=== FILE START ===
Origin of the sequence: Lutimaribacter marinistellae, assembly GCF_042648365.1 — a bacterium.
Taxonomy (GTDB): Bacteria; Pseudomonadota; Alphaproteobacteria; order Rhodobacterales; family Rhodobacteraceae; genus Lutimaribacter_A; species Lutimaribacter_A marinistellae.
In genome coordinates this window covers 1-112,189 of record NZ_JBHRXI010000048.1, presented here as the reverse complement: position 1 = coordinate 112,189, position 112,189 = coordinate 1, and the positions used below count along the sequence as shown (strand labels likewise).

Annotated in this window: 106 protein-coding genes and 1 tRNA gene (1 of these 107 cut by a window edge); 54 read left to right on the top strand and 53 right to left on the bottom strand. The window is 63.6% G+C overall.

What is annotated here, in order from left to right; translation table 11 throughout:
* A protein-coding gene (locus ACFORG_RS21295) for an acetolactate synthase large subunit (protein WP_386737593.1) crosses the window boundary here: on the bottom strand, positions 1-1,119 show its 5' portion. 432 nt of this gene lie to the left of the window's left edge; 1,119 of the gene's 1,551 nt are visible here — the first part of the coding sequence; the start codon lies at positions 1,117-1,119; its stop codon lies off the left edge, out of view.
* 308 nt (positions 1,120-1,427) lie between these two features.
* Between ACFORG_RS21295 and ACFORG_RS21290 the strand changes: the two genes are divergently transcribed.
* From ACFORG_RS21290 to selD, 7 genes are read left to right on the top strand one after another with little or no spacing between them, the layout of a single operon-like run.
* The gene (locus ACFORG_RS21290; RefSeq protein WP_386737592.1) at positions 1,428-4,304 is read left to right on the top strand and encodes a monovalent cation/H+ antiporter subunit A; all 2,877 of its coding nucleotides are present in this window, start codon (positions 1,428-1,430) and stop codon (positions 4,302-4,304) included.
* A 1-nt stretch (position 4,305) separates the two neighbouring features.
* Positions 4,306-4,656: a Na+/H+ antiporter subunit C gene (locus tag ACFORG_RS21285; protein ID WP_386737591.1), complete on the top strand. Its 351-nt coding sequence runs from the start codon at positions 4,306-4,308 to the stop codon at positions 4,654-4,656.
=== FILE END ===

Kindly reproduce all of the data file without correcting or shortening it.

Origin of the sequence: Lutimaribacter marinistellae, assembly GCF_042648365.1 — a bacterium.
Taxonomy (GTDB): Bacteria; Pseudomonadota; Alphaproteobacteria; order Rhodobacterales; family Rhodobacteraceae; genus Lutimaribacter_A; species Lutimaribacter_A marinistellae.
In genome coordinates this window covers 1-112,189 of record NZ_JBHRXI010000048.1, presented here as the reverse complement: position 1 = coordinate 112,189, position 112,189 = coordinate 1, and the positions used below count along the sequence as shown (strand labels likewise).

Annotated in this window: 106 protein-coding genes and 1 tRNA gene (1 of these 107 cut by a window edge); 54 read left to right on the top strand and 53 right to left on the bottom strand. The window is 63.6% G+C overall.

What is annotated here, in order from left to right; translation table 11 throughout:
* A protein-coding gene (locus ACFORG_RS21295) for an acetolactate synthase large subunit (protein WP_386737593.1) crosses the window boundary here: on the bottom strand, positions 1-1,119 show its 5' portion. 432 nt of this gene lie to the left of the window's left edge; 1,119 of the gene's 1,551 nt are visible here — the first part of the coding sequence; the start codon lies at positions 1,117-1,119; its stop codon lies off the left edge, out of view.
* 308 nt (positions 1,120-1,427) lie between these two features.
* Between ACFORG_RS21295 and ACFORG_RS21290 the strand changes: the two genes are divergently transcribed.
* From ACFORG_RS21290 to selD, 7 genes are read left to right on the top strand one after another with little or no spacing between them, the layout of a single operon-like run.
* The gene (locus ACFORG_RS21290; RefSeq protein WP_386737592.1) at positions 1,428-4,304 is read left to right on the top strand and encodes a monovalent cation/H+ antiporter subunit A; all 2,877 of its coding nucleotides are present in this window, start codon (positions 1,428-1,430) and stop codon (positions 4,302-4,304) included.
* A 1-nt stretch (position 4,305) separates the two neighbouring features.
* Positions 4,306-4,656: a Na+/H+ antiporter subunit C gene (locus tag ACFORG_RS21285; protein ID WP_386737591.1), complete on the top strand. Its 351-nt coding sequence runs from the start codon at positions 4,306-4,308 to the stop codon at positions 4,654-4,656.